Trace of Reciprocity series appeared after in October 2018 I received an offer from the curators of the Egorka communal gallery, Anastasia Makarenko and Anna Tereshkina to participate in the group exhibition The Support Group for those Alarmed by Eros. At that time, I had a rather strong interest in portraits, and I decided I want to use them to make a personal statement.
The series regards the role of photography in close relationships. It continues a previous work, Let's Stay Friends (2012), and covers a total period of ten years.
Photographing an object of love can be called an obsessive, irrational, but at the same time protective action, designed at different stages of love to compensate for the existing anxiety associated with the impossibility of the sexual relation (a relationship between the sexes), as Lacan defines it.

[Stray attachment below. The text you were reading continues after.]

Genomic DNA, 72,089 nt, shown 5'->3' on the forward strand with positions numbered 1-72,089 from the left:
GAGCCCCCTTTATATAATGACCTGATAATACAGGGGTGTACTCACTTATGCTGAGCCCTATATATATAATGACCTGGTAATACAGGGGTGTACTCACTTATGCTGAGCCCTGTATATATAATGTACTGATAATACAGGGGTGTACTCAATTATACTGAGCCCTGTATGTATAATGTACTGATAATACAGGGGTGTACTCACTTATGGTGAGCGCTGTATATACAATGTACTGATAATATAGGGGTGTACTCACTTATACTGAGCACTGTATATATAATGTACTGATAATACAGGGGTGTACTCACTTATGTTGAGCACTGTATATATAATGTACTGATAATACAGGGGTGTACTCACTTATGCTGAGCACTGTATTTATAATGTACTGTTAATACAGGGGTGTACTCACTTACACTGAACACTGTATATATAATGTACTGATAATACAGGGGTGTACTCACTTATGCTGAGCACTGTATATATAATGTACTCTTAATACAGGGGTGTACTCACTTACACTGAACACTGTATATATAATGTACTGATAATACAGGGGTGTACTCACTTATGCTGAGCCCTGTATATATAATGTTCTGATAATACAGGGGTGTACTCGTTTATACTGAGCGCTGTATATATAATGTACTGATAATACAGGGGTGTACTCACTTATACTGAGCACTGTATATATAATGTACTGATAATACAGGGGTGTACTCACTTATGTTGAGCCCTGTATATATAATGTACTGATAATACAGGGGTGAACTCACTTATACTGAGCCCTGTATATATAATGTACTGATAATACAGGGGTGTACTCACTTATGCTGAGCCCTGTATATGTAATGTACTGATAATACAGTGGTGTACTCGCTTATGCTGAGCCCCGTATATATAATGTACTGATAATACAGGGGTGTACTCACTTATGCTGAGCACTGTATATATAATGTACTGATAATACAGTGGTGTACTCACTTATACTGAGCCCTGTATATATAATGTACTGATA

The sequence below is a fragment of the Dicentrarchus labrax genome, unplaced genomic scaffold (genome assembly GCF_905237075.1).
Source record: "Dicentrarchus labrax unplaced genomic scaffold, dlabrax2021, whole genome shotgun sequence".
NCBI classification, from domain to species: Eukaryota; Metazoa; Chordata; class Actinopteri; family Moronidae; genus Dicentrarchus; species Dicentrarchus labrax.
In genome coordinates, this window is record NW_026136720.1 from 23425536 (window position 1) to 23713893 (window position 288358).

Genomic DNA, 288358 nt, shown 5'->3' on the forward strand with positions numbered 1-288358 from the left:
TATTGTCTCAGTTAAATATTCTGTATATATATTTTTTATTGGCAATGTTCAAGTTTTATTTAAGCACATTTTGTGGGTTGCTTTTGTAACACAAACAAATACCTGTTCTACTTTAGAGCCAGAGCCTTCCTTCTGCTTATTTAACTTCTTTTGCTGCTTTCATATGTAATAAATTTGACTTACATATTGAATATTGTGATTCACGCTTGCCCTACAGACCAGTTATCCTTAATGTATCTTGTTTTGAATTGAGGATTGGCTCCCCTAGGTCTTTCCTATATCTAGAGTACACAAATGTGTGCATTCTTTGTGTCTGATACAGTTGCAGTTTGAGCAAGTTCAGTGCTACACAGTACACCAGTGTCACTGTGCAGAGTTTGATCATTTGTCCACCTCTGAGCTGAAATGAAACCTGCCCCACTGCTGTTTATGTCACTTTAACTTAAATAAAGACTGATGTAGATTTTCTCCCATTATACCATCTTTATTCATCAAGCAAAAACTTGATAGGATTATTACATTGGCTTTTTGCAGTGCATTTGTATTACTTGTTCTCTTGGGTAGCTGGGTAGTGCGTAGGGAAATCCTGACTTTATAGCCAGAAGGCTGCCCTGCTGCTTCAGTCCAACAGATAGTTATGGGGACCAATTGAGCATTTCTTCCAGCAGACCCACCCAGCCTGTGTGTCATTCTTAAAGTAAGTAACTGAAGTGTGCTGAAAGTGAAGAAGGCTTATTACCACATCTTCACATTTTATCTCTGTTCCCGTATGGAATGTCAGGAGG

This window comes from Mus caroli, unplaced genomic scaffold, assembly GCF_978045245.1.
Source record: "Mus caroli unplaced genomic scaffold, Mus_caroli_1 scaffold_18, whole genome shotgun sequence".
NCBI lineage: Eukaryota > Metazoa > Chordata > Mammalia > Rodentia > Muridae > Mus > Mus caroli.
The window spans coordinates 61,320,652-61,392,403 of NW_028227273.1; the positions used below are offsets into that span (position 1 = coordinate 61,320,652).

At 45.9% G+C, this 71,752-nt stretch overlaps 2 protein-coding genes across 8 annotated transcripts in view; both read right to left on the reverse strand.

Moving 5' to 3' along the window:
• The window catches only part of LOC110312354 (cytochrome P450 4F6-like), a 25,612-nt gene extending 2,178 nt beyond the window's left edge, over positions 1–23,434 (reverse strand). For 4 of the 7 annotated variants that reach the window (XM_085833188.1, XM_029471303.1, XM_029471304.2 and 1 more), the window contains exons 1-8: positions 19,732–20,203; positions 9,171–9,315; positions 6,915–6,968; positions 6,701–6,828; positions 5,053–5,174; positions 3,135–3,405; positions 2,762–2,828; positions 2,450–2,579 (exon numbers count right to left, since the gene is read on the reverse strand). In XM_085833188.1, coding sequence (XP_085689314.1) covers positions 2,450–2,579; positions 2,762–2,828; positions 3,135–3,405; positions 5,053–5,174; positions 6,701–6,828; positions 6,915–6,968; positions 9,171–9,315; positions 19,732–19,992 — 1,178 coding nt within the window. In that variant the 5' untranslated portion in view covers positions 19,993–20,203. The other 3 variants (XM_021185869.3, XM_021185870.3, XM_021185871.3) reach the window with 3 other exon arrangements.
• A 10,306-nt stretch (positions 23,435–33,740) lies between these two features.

At the beginning of a relationship, photography appears as a response to the desire to preserve the moment of maximum correspondence of another person to the subject’s own imaginary and to the fear that a new meeting between them may not take place. When the relationships move into a stable phase, photography reveals itself through a ritual in social space, designed to show others and elicit confirmation that “everything is in order” and meets their normative expectations. Photography at late stage of a relationship or after it is completed is a gesture of archiving and alienating the image.
Over time, the photographic spaces of the private and the public also undergo change and become unstable. Social networks regularly redefine the boundaries of what is permissible for an external observer to see. Like a relationship, the initially sharp localization of images is blurred.